The gloves have finally come off in the Democratic contest for Pennsylvania’s open U.S. Senate seat.
Last night, WTAE broadcast a live debate between senate candidates Braddock Mayor John Fetterman, Gov. Tom Wolf’s former chief of staff Katie McGinty and former U.S. Rep. Joe Sestak. Up until this hour-long forum, the candidates had remained mostly cordial to each other during debates and focused on their policies, many of which were very similar.
Photos courtesy of candidates
John Fetterman, Katie McGinty, Joe Sestak
And while some similarities were shown last night too (all three candidates said they embraced immigrants coming to U.S. and lifting the Cuban trade embargo), some differences emerged and not in the most polite ways.
The first scuffle involved McGinty accusing Sestak, the current front-runner according to polls, of supporting social security cuts when he backed the template for Simpson-Bowles, a broad budget-deficit reduction plan that included some social security cuts. (The plan never received the necessary votes for implementation and representatives from Sestak's campaign point out that the former Congressman did not back the entirety of the plan).
Sestak denied any claim that he was in favor Social Security cuts, saying that he voted to enhance Social Security 41 times while serving in the U.S. House.
The subject of fracking
, or natural-gas drilling, led to the most contentious moment of the debate. McGinty accused Sestak of flip flopping on his call for a moratorium on fracking (which he said was not true and a misleading statement), and Sestak responded by citing McGinty’s ethics committee investigation during her tenure as Pa. environmental secretary. Fetterman then insulted McGinty citing her role in supporting fracking while environmental secretary saying “there is no such thing as a green fracker.” McGinty responded by touting her endorsements from environmental groups and accused Fetterman of having a higher percentage of financial support from frackers and energy companies than her campaign. Fetterman denied this accusation.
(Check City Paper
’s PolitCrap blog next week to read our coverage digging into the the candidate's political contributions and their position on the Citizens United campaign finance ruling.)
Another contentious moment involved the call to raise the minimum wage. Sestak said he supported an immediate increase to $10.80 an hour, with an eventual ramp up to $15 an hour. Fetterman, who said he is the only candidate to consistently support a $15 an hour minimum wage, took issue with McGinty’s stances on minimum wage and said that when McGinty was running for governor in 2014, she supported an increase to a $9 minimum wage for Pa. (the current Pa. minimum wage is $7.25 an hour). McGinty responded by saying she was the first in the contest to call for a $15 an hour minimum wage. CP reported in February 2014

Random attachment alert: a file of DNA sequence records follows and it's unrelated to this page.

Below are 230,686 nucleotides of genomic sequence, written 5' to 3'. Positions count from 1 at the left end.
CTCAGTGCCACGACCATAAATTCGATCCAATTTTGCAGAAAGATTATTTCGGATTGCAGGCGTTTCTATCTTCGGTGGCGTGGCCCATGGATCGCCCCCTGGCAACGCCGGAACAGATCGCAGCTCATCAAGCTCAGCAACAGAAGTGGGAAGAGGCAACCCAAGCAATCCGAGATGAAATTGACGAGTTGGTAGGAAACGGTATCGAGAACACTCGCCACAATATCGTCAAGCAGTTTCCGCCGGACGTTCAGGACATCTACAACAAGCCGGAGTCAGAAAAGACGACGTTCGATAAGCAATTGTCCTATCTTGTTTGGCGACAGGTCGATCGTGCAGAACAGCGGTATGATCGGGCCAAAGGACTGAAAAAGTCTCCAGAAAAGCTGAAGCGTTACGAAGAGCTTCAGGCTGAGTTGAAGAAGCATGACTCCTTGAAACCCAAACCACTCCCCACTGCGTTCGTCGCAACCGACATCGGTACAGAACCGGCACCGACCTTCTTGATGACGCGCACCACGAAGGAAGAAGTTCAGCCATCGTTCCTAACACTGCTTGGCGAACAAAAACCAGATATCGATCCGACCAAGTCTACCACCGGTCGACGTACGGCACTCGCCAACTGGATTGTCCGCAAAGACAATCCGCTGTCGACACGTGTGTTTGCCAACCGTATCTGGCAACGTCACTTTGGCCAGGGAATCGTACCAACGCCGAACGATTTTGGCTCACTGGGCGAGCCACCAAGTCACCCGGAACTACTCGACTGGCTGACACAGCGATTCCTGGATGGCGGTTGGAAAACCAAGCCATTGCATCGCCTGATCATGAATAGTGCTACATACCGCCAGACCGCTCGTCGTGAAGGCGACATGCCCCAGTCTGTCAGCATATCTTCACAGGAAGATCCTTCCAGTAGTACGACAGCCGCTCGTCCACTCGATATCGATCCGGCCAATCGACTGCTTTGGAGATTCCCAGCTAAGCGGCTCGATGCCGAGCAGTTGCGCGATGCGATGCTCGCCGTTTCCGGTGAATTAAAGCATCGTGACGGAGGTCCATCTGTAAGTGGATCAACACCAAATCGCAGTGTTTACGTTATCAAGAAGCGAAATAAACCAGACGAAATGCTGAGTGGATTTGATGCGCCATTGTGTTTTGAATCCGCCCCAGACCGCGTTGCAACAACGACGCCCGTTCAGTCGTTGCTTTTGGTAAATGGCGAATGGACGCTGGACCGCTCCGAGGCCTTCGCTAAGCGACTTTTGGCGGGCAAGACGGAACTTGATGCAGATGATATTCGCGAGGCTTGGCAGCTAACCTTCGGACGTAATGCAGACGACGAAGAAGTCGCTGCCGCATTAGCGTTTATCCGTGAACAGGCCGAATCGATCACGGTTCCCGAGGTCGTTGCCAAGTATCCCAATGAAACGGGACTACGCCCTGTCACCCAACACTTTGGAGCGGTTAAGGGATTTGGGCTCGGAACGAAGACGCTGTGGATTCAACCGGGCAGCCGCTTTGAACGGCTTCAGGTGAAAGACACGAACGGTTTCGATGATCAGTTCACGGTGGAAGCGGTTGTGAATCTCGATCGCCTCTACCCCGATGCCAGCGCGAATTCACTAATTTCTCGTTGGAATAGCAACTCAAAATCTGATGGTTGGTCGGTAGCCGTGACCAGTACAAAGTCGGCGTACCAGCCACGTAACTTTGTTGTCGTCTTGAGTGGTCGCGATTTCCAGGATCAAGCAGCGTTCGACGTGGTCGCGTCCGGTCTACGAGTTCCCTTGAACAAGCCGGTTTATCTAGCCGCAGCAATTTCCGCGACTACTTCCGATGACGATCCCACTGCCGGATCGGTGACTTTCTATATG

that McGinty favored a minimum wage of $10.10 an hour during the governor's race, however, she also supported that wage for tipped workers and was the only candidate to do so.
The candidates also differed sharply on responses to the fight between the FBI and Apple in unlocking the phone of the San Bernardino shooters. Sestak touted his naval career (he is a retired three-star Navy Admiral) and his support to cut the number of naval ships and focus those resources on cyber crime and McGinty said there should be a compromise between the government and companies like Apple. Fetterman took a stronger stance, saying both Sestak and McGinty gave “non-answers” and said he supported Apple for not wanting to create encryption software to unlock the shooter’s phone. He said this could lead to abuses by governments around the world.
The latest poll from Harper Polling, puts Sestak in the lead with 41 percent, McGinty in second with 31 percent, Fetterman in third with 9 percent and 19 percent of pollsters were undecided.
For future political fisticuffs, make sure to tune into WQED on Saturday April 9 at 8 p.m. to watch the three candidates square off again. Pennsylvania's primary elections will be held on April 26 to decide which Democratic candidate will go head-to-head with Republican incumbent Senator Pat Toomey in November.
Editor's note: Information about Sestak's support for Simspon-Bowles has been updated to better reflect Sestak's position.